My son and daughter posing in a vintage fire engine

The country fair was a fun filled afternoon. It was, in fact, the most fun we’ve had at a summer event this year. Unlike the other events we went to, it did not cost us $100 for a few hours, and we didn’t have to wait hours in the blistering sun to bounce three and a half minutes on a bouncy thingy. The kids had a tremendous time in the game sections.

The most fun you can have with a board and two elastics!

Hitting a bunch of cans with a baseball is loads of fun for a

four-year-old! A carousel ride and a cotton candy later, we went home quite content.

It’s been a crazy weekend. Whereas last weekend was a dream come true, this weekend my son lost all composure. The culmination of the weekend was having to drag my screaming son across the park to get him to take a shower before going into the pool because the lifeguard said so. Not hot.

Of course, this sends me into a mind loop of what I did to mess things up and how I should make things better and a whole lot of anger at a system that doesn’t tolerate a child to stare out the window for 5 consecutive minutes. How do those other parents muster the authority to get their children to do what they want (well, at least in public….)? Well, I have said all this before. Recurrent theme in my life.

Today was better, even though my mind did race all day with a bunch of unwanted thoughts about what will happen in the future and why is this happening. As I put the children to bed, my son starts screaming. He tells me there is a monster. I proceeded to expel the said monster, but it wasn’t clear whether he wanted the monster stay or go. I asked him, ‘Can we call angels instead?’ His face softened and he said, ‘Yes, angels.’ So I called Raphael to bring us health and strength, Gabriel to bring us wisdom and inspiration, Michael to bring us courage and a thirst for justice and Uriel to bring us love and compassion. I then said the prayer to our guardian angels. And my son fell asleep.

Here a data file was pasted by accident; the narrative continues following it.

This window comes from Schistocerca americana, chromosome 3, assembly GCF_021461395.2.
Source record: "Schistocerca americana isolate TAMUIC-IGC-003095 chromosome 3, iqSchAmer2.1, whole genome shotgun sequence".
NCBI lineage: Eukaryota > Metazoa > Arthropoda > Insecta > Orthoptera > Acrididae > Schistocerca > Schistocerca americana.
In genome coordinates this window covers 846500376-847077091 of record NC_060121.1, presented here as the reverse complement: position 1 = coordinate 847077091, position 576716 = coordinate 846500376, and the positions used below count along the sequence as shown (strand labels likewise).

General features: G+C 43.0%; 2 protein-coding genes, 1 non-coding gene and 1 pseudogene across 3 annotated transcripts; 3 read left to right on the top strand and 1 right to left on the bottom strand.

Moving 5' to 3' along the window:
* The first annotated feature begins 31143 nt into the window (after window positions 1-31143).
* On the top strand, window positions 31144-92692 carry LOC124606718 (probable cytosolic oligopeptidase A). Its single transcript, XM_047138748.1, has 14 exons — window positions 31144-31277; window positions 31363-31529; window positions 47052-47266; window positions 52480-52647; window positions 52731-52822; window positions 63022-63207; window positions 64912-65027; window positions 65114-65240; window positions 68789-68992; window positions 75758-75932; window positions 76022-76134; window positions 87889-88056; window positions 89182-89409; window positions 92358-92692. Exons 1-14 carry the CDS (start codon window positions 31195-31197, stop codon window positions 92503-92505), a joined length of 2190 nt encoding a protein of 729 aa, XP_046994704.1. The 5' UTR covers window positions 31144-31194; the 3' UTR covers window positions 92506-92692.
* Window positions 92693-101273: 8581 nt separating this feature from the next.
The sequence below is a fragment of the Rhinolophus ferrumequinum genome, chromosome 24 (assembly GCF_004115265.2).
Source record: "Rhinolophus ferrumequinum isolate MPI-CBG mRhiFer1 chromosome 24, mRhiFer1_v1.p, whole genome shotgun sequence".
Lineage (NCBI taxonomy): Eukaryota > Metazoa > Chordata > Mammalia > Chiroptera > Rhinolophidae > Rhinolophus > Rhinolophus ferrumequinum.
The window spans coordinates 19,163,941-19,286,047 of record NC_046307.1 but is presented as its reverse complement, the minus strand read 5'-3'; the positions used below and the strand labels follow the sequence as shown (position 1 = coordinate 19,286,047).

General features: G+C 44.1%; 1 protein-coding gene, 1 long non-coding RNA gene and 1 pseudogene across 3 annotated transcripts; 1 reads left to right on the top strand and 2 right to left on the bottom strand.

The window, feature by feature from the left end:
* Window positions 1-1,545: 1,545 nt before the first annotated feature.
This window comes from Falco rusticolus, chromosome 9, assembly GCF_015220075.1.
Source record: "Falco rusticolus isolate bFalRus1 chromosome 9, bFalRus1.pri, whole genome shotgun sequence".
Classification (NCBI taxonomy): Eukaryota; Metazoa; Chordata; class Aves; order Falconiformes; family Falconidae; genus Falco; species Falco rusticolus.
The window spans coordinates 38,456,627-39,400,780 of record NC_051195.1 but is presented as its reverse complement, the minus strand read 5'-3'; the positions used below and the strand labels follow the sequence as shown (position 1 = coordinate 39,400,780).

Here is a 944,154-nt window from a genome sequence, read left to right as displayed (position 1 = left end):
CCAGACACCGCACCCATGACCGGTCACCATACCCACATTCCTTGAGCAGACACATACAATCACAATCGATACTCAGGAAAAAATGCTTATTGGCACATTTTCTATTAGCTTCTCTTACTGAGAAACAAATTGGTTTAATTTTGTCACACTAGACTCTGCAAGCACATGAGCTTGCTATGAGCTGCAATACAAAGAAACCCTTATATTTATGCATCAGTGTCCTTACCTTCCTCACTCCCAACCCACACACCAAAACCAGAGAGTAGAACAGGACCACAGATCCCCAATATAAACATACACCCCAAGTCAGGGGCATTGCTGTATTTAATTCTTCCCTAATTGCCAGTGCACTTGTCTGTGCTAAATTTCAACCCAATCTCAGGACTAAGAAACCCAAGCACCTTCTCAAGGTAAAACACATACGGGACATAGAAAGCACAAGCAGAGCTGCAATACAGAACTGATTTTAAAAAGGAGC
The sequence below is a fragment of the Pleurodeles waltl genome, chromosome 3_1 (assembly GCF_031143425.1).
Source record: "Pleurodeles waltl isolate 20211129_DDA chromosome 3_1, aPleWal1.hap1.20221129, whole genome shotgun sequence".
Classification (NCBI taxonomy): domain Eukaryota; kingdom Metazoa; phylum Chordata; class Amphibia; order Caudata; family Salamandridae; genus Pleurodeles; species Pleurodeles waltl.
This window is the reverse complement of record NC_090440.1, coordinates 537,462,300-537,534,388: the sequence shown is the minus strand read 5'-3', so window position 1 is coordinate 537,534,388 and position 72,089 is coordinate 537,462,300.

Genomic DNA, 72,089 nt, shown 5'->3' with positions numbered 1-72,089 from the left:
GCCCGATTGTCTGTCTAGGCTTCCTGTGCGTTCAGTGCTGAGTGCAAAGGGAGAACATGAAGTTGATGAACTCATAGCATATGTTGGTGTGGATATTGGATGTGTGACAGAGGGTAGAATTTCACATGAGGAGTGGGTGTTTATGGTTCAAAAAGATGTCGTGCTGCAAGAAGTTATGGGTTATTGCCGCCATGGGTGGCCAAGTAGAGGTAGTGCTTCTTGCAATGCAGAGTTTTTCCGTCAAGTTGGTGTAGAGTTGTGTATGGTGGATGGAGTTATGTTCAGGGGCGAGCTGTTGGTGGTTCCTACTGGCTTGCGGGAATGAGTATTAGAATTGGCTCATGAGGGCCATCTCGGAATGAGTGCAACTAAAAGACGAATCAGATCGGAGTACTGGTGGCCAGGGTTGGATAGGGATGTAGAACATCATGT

From the next bed, my daughter calls me to hug her to sleep. As I lie down next to her, she looks at me and says ‘Prière’. Prayer. I start saying the familiar words of Our Father (which she almost knows by heart already) and a sudden wave of emotion took over me. I looked at her steady breathing. She is only two years old and already she has this sacred place that she can go to for comfort, the sacred place of a few rhythmic words that I weave around her. She then looked at me with her peachy smile and said, ‘Marie’. I continued my weaving with a string of Hail Mary’s, the rhythm of which lulled her to sleep. As I was saying these words of power, the gifts from our tradition, I felt four pillars take hold of each corner of my house. I realized then, with deep emotion, that it did not matter how I raised them. It didn’t matter what I said and how I got them to behave or if Super Nanny would be proud of me. More important than this, is that they grow up surrounded by the Great Source, in its all its faces and symbols and songs. I don’t even need to tell them about it. It is their gift of vision that will let them see the sacred in their own special way. Four pillars of strength for a sacred place. And me, the Mother, Priestess and Keeper of this place, weaving magic and peace and fortitude for all to behold. This I can handle.

Not to say that I may not lose my mind tomorrow. But for tonight, I give thanks to my Lord and Lady for the vision of my most cherished dream: a fortress, a sanctuary, a home.